MEMPHIS, Tenn. – The normal 10-foot putt in regulation was so crucial and the moment so important that Will Zalatoris can’t remember yelling when he did, “What are they going to say now?”
It took three playoff holes to get the answer on Sunday in the FedEx St. Jude Championship, and it was more along the lines of what they won’t say.
Zalatoris is no longer the best on the PGA Tour without a win.
Already a force in the majors, Zalatoris secured that first victory with clutch putts and smart decisions to beat Sepp Straka and claim the first event of the FedEx Cup playoffs.
“It’s hard to say ‘about time’ when it’s your second year on tour, but about time,” Zalatoris said. “Considering all those tight finishes, that means a lot.”
He could have been referring to his runner-up to Hideki Matsuyama at the Masters last year, the playoff losses at Torrey Pines and Southern Hills in the PGA Championship, and most recently the putt that burned the edge of the cup that left him. prevented from a US Open qualifier.
This one could have gone either way, a playoff that featured three penalty drops in three holes, no player birdie and Zalatoris winning on the par-3 11th with a bogey.
He looked to be struggling from a fairway bunker on the 18th of regulation until Zalatoris made that 10ft for the par at 4 under 66. He was in the trees, near a boundary fence on the 18th on the second playoff hole when he wisely chipped and made a 15-foot putt.
Nothing was wilder than the last hole.
His tee shot hit the bank then bounced off the rocks seven times before coming to rest. Straka followed with a shot that hit the bank, rebounded off the rocks and went into the water. A huge break for Zalatoris? Not really. He didn’t have a realistic shot.
Straka went to the drop zone and his corner went to the back bunker. He played his fourth shot from 4ft as Zalatoris was still considering his options.
“Given where Sepp was and he was 4-for-5, there’s no reason for me to try that shot and flip him straight into the grass and go back into the game. water and all of a sudden I lost the golf tournament,” Zalatoris said.
He went to the drop zone, struck from 7 feet and dropped his raised hands above his head in relief when he landed the winning putt.
Zalatoris enters the world’s top 10 for the first time and takes first place in the FedEx Cup, securing him a reasonable chance of winning the $18 million prize in two weeks.
Straka, already a winner of this year’s Honda Classic, narrowly missed a 20-foot birdie putt for the win on 18 for a 67. He made a 25-foot putt for the win on 18 on the first playoff hole playoffs and had to make a 7-footer the second time around to stay in the game.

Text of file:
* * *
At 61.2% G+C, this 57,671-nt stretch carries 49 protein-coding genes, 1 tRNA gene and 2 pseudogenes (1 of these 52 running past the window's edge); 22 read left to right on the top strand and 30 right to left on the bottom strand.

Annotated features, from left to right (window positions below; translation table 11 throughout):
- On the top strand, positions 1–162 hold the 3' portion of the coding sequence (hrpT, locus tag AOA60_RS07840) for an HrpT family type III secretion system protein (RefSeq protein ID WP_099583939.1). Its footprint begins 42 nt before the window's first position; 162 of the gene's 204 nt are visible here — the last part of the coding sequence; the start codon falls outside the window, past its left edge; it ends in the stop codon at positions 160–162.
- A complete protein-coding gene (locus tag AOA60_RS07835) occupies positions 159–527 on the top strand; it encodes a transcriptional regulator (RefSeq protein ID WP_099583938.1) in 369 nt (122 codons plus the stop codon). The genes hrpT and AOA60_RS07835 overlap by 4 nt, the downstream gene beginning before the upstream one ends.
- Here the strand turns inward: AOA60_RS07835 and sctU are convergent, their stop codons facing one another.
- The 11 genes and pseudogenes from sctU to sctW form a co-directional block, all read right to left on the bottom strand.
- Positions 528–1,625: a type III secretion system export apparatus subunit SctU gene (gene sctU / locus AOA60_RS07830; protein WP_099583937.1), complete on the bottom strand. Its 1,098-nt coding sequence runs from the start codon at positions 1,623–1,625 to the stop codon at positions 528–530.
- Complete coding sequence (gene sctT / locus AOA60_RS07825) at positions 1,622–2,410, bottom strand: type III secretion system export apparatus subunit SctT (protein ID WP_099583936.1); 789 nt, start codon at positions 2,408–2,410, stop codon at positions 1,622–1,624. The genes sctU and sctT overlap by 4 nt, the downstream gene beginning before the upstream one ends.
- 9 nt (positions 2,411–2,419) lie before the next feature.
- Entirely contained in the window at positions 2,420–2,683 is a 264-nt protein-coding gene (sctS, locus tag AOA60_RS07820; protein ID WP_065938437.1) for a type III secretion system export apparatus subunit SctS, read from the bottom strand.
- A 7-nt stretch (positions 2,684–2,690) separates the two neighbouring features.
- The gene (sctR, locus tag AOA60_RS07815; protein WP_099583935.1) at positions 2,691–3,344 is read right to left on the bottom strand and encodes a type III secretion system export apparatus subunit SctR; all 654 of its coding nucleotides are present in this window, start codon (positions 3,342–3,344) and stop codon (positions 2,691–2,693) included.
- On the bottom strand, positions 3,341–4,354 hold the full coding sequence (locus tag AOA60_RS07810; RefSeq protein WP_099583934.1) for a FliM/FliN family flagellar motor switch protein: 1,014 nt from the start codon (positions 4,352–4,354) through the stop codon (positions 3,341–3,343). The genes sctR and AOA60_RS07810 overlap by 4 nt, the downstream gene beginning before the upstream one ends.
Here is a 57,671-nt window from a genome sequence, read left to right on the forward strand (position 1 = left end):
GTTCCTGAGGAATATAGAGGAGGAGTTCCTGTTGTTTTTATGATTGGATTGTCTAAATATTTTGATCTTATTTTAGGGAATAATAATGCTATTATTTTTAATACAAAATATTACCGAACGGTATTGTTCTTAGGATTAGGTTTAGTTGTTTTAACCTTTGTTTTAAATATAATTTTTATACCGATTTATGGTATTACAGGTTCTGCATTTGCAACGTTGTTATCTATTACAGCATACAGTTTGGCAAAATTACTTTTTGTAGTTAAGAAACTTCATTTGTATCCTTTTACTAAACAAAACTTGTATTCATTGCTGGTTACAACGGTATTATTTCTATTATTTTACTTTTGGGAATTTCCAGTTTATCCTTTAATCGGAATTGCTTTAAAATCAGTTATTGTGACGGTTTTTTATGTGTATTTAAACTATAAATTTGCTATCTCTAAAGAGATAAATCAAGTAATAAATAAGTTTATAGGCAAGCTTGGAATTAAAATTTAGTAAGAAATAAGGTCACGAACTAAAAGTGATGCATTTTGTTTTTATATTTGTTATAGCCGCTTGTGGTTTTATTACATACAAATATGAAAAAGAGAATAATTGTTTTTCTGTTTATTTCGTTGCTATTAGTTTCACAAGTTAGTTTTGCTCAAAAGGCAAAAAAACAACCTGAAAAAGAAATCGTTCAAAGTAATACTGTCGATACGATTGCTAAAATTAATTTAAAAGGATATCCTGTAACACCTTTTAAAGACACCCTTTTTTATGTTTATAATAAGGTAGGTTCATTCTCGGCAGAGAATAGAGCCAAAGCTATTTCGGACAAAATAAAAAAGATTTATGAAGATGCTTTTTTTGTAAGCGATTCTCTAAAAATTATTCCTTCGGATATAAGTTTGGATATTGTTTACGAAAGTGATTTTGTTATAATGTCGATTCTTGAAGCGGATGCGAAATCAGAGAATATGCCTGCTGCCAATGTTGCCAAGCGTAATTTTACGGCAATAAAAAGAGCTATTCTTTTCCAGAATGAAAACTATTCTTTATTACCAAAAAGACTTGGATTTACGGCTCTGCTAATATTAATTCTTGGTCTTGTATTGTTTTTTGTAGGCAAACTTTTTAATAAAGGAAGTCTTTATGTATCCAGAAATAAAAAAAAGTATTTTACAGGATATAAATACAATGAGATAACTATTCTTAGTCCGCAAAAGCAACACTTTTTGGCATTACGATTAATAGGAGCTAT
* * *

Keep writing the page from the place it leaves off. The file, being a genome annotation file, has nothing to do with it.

“This course is where every shot you hit has you on the edge of your seat,” Straka said. “Add to that the nerves of competing for a tournament, especially for a knockout event and yes, it can get a bit crazy.”
They finished 15-under 265.
Straka, who played bogey-free on the last 13 holes of regulation, moves up to 8th in the standings and is assured of his first trip to the Tour Championship at East Lake.
Lucas Glover walked away with a consolation prize. The former US Open champion entered the FedEx Cup playoffs at No. 121 knowing that only the top 70 will advance to the next tournament.
Glover finished with a 66 and tied for third place. Not only was he one of four players who made it into the top 70, but he’s now ranked 34th and has a good chance of making it into the top 30 heading to the Tour Championship to play for the $18 million top prize. dollars.
Adam Scott, Andrew Putnam and Wyndham Clark also entered the top 70, who had reason to believe he had ruined his chances when he played a sequence of four holes in a par 4 and had to save the par the 18 for a 72. He finished at No. 70 by three runs.
Meanwhile, the world No. 1 remains with Masters champion Scottie Scheffler, who missed the cut and spent Sunday playing at Pine Valley for the first time.
British Open champion Cameron Smith could have replaced him winning, and he arrived at TPC Southwind two shots off the lead. And then he was four shots back without hitting a shot. Smith received a two-stroke penalty when rules officials realized after review that when Smith took a penalty in the third round, the ball was still touching the red danger line.
They checked with Smith, who confirmed he was hitting the line. He birdied the first hole, birdied just one more, shot 70 and tied the game on the 13th. Smith declined interview requests.